When Muhammad died in 632 without a male heir, Sunnis contended that the choice of a successor should fall to his closest companions, but Shi’a believed that God had inspired the Prophet to appoint his cousin and son-in-law, Ali, as leader. So began a schism that is nearly as old as Islam itself. Laurence Louër tells the story of this ancient rivalry, taking readers from the last days of Muhammad to the political and doctrinal clashes of Sunnis and Shi’a today.
In a sweeping historical narrative spanning the Islamic world, Louër shows how the Sunni-Shi’a divide was never just a dispute over succession—at issue are questions about the very nature of Islamic political authority. She challenges the widespread perception of Sunnis and Shi’a as bitter enemies who are perpetually at war with each other, demonstrating how they have coexisted peacefully at various periods throughout the history of Islam. Louër traces how sectarian tensions have been inflamed or calmed depending on the political contingencies of the moment, whether to consolidate the rule of elites, assert clerical control over the state, or defy the powers that be.
Timely and provocative, Sunnis and Shi’a provides needed perspective on the historical roots of today’s conflicts and reveals how both branches of Islam have influenced and emulated each other in unexpected ways. This compelling and accessible book also examines the diverse regional contexts of the Sunni-Shi’a divide, examining how it has shaped societies and politics in countries such as Iraq, Pakistan, Saudi Arabia, Iran, Yemen, and Lebanon.
Laurence Louër is associate professor at the Center for International Studies (CERI) at Sciences Po in Paris. She is the author of Shiism and Politics in the Middle East, Transnational Shia Politics: Religious and Political Networks in the Gulf, and To Be an Arab in Israel. She lives in France.
"For the dedicated regional student who wants to examine the politics of the current conflicts in the region it provides a wealth of insight."—Jerry Lenaburg, New York Journal of Books
"Captures the complexities, and in fact pulls the reader away from the usual tired dichotomy."—Tyler Cowen, Marginal Revolution
"To open the book is to appreciate the extent of the challenges in trying to understand the Islamic world and how it has drawn in the great global players, often at great cost to both. . . . Sunnis and Shi'a is an important book."—Barclay McBain, The Herald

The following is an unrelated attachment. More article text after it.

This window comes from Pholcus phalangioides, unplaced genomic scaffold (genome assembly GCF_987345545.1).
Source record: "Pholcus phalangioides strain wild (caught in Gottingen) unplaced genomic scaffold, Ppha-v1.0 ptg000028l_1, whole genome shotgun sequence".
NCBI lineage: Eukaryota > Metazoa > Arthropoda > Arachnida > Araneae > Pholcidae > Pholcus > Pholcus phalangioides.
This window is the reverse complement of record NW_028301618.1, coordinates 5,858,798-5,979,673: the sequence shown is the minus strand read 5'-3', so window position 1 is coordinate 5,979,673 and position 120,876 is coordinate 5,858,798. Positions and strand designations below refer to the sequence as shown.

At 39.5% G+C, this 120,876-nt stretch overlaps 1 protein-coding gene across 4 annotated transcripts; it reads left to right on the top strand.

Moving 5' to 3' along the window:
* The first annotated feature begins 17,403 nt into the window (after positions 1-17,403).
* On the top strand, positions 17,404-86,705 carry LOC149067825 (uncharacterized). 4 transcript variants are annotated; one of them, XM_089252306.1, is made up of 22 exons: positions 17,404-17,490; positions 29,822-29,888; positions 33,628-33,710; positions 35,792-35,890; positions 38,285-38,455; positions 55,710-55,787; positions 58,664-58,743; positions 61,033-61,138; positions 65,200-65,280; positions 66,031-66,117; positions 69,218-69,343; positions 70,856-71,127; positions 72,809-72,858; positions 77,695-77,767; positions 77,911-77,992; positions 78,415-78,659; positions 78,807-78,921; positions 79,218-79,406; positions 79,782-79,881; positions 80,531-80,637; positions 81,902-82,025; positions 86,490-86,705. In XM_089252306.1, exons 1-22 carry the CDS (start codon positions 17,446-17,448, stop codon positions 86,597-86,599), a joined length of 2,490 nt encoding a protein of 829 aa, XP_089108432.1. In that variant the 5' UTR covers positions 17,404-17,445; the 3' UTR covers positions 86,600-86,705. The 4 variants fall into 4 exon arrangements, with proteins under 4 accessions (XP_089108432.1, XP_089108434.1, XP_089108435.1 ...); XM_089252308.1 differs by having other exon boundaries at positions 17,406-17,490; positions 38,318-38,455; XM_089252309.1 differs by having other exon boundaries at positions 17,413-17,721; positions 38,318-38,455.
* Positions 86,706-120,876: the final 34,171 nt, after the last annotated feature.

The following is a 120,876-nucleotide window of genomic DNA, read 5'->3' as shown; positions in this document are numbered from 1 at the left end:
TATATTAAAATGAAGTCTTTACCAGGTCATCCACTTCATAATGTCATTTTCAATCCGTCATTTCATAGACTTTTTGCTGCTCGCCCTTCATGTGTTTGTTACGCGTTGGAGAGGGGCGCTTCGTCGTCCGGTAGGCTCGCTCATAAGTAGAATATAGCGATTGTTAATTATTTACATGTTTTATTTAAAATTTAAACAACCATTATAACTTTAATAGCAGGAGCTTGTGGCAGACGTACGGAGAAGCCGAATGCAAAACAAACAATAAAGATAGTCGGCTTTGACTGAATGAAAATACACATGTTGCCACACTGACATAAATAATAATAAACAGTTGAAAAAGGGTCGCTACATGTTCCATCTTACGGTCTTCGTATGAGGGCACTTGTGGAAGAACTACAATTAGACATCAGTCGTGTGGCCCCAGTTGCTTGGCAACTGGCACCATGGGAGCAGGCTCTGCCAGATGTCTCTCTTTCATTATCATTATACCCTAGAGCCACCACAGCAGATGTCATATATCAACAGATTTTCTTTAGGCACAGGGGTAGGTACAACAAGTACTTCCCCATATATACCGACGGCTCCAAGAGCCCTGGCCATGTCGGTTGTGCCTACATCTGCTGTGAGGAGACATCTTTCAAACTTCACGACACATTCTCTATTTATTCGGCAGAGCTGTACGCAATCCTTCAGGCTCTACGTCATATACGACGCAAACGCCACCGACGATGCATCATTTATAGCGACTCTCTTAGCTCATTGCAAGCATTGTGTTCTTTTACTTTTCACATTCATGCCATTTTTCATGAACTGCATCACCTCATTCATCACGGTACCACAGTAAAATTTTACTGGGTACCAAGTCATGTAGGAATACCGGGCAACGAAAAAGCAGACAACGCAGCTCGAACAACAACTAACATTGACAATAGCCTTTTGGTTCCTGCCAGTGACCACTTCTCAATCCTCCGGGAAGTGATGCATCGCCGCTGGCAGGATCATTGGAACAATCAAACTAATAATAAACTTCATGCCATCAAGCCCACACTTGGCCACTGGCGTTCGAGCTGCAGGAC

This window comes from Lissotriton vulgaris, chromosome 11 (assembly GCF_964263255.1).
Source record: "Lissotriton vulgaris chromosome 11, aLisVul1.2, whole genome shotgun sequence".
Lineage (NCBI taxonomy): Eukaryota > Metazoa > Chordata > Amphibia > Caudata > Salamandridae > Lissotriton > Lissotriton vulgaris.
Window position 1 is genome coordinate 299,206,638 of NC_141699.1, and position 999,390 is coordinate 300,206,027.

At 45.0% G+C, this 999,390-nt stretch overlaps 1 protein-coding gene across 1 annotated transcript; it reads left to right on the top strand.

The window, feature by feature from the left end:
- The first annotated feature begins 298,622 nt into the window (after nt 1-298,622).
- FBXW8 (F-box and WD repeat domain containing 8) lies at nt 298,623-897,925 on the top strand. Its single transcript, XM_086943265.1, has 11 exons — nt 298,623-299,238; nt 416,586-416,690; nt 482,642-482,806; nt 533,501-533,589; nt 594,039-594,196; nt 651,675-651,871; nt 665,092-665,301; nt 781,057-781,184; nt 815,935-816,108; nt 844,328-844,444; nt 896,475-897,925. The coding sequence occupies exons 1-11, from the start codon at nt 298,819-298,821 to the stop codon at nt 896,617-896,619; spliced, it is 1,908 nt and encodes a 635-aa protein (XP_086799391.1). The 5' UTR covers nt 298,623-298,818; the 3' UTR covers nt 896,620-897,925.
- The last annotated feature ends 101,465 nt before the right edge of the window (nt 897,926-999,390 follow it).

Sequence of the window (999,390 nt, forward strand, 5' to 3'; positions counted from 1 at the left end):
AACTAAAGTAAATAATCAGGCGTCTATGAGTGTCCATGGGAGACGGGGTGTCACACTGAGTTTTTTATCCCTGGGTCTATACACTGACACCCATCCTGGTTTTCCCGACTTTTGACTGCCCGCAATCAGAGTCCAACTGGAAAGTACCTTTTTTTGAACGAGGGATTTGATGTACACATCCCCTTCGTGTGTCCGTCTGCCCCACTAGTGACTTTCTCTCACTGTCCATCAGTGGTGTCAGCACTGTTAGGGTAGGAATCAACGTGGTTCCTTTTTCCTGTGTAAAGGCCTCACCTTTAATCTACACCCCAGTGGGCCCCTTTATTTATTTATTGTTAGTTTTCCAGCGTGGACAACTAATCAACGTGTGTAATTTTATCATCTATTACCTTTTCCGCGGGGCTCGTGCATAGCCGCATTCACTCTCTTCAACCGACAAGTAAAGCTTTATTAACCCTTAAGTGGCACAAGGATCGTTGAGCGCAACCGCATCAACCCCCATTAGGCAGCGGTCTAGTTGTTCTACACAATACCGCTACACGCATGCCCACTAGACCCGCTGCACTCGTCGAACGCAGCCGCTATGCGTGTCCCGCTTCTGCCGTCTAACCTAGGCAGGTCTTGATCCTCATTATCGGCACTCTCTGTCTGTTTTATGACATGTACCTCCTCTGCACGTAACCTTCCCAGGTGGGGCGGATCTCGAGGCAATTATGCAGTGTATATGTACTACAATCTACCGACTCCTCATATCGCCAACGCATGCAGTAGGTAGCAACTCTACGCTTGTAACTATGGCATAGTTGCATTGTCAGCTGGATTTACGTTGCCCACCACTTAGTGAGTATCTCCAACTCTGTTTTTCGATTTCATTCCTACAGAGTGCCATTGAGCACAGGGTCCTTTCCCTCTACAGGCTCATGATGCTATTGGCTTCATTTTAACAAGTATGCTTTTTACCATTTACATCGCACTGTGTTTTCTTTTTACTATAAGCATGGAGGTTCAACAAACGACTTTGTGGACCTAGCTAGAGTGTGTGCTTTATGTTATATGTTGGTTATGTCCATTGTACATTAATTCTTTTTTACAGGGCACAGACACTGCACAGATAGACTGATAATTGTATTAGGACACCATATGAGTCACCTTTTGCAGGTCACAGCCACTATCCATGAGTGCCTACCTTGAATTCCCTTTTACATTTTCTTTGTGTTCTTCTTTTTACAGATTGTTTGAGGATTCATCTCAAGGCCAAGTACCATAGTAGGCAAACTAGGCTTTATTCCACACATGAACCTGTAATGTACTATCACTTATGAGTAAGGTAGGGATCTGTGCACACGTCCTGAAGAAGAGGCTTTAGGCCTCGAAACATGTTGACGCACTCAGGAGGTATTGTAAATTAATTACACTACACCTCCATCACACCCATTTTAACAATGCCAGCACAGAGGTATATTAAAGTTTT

"In terms of a superb and scholarly overview of Islamic history as articulated by the Sunnī and the
Shī‘a, Louër’s book. . . .is a tour de force, and as such should be compulsory reading for students of Islamic history, whether Sunnī
or Shī‘ī."—Christopher Clohessy, Islamochristiana
"This richly informative study is a very useful aid to understanding the faith dynamics across Middle East today"—Rev. Brian Cooper, The Gandhi Way
"Laurence Louër has written a compelling, authoritative overview of the historical trajectory of Sunni-Shi'a relations across the Middle East. With a deeply informed discussion of how the relationship between Sunnis and Shi'a has varied over time and place in response to the political context, Louër offers a convincing rebuttal to the notion of the inevitability of eternal sectarian conflict."—Marc Lynch, author of The New Arab Wars: Uprisings and Anarchy in the Middle East
"This is by far the most lucid and detailed examination of Sunni-Shi'a relations that I've ever read. Sunnis and Shi'a is a marvelous and unrivaled account of a complex history."—Faisal Devji, author of Muslim Zion: Pakistan as a Political Idea
"Louër's succinct book will be the one students and general readers turn to in order to understand the great sectarian divide in Islam and the way it is playing out politically in the Islamic world today, including among radical Islamist actors and states."—Bernard Haykel, author of Revival and Reform in Islam